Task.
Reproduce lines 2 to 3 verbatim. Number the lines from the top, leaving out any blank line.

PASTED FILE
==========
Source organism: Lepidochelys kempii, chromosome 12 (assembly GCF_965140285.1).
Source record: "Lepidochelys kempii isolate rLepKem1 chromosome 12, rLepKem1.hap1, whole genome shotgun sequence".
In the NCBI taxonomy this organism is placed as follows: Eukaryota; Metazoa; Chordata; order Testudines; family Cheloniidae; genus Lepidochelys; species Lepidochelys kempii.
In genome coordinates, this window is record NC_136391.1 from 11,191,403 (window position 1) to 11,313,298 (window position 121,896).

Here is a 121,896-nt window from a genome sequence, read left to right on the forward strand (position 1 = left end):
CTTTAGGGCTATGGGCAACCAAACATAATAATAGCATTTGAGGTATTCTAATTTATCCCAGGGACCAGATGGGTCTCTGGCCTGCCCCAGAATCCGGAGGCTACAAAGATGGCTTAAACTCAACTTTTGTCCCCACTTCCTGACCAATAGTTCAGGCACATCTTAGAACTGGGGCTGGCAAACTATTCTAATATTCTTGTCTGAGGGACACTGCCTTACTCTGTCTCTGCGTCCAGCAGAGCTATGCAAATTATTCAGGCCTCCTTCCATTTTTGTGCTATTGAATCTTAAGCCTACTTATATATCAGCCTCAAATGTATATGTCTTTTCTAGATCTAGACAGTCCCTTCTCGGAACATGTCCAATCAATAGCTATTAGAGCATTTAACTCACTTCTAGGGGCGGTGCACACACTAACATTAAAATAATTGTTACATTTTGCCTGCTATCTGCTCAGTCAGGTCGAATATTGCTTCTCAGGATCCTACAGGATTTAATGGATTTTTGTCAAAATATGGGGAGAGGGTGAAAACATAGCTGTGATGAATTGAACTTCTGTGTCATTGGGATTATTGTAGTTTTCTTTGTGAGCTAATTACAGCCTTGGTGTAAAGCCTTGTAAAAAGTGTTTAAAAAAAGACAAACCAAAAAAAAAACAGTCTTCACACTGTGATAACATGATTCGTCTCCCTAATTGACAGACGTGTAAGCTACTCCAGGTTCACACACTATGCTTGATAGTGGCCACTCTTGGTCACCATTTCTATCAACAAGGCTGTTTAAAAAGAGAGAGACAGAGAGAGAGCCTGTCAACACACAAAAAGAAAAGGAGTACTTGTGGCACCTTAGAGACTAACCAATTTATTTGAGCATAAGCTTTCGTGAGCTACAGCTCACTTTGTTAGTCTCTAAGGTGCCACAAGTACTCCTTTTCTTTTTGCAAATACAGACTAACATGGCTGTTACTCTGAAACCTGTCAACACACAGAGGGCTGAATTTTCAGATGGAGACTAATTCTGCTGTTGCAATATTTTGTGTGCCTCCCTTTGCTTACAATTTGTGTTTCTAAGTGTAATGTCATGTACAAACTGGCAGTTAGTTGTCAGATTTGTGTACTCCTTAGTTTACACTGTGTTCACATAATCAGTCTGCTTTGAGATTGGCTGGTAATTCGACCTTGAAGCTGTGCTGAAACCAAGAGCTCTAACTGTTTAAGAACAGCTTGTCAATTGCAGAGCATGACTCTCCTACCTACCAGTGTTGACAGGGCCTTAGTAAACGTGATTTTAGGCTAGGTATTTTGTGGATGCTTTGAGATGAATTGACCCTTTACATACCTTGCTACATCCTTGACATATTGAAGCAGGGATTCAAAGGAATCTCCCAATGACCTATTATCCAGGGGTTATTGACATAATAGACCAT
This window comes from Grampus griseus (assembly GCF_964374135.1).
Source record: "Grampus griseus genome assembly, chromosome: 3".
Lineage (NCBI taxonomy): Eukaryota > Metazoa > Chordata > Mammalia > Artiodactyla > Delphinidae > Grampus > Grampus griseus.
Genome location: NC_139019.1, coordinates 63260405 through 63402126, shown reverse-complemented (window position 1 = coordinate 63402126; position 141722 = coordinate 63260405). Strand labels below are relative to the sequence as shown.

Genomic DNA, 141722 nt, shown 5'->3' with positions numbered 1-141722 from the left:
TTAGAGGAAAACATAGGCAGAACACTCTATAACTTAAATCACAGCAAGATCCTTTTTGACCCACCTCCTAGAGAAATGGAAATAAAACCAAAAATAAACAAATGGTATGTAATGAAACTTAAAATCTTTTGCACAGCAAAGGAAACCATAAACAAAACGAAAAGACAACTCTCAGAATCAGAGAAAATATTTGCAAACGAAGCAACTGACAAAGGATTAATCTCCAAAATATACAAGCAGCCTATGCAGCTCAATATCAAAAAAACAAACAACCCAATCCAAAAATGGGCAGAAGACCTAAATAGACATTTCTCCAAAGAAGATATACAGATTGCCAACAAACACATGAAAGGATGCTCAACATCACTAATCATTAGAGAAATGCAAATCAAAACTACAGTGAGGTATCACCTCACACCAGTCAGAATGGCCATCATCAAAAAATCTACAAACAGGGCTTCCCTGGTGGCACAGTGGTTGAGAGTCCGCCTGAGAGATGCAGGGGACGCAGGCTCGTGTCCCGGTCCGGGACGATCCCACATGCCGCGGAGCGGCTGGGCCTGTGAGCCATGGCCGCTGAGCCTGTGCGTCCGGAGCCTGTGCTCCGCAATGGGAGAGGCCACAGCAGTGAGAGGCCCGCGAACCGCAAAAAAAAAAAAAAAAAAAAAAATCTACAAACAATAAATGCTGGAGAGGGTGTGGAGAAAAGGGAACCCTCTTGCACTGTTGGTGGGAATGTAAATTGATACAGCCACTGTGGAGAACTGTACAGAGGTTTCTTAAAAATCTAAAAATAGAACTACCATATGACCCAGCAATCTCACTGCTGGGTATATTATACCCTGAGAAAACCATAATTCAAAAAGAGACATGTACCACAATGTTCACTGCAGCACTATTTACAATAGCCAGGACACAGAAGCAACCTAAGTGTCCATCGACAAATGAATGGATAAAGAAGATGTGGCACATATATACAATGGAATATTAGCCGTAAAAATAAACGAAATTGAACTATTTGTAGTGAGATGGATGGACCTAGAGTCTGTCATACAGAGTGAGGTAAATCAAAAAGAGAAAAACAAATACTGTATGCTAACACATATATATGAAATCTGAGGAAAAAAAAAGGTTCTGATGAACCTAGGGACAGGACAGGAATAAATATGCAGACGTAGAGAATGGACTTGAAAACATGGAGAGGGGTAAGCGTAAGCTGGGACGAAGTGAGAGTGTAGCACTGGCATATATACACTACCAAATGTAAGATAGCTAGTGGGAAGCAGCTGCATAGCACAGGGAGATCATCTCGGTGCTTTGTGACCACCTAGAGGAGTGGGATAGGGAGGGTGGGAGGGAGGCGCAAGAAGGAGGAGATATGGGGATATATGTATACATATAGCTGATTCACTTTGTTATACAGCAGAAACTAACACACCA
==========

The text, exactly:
Source record: "Lepidochelys kempii isolate rLepKem1 chromosome 12, rLepKem1.hap1, whole genome shotgun sequence".
In the NCBI taxonomy this organism is placed as follows: Eukaryota; Metazoa; Chordata; order Testudines; family Cheloniidae; genus Lepidochelys; species Lepidochelys kempii.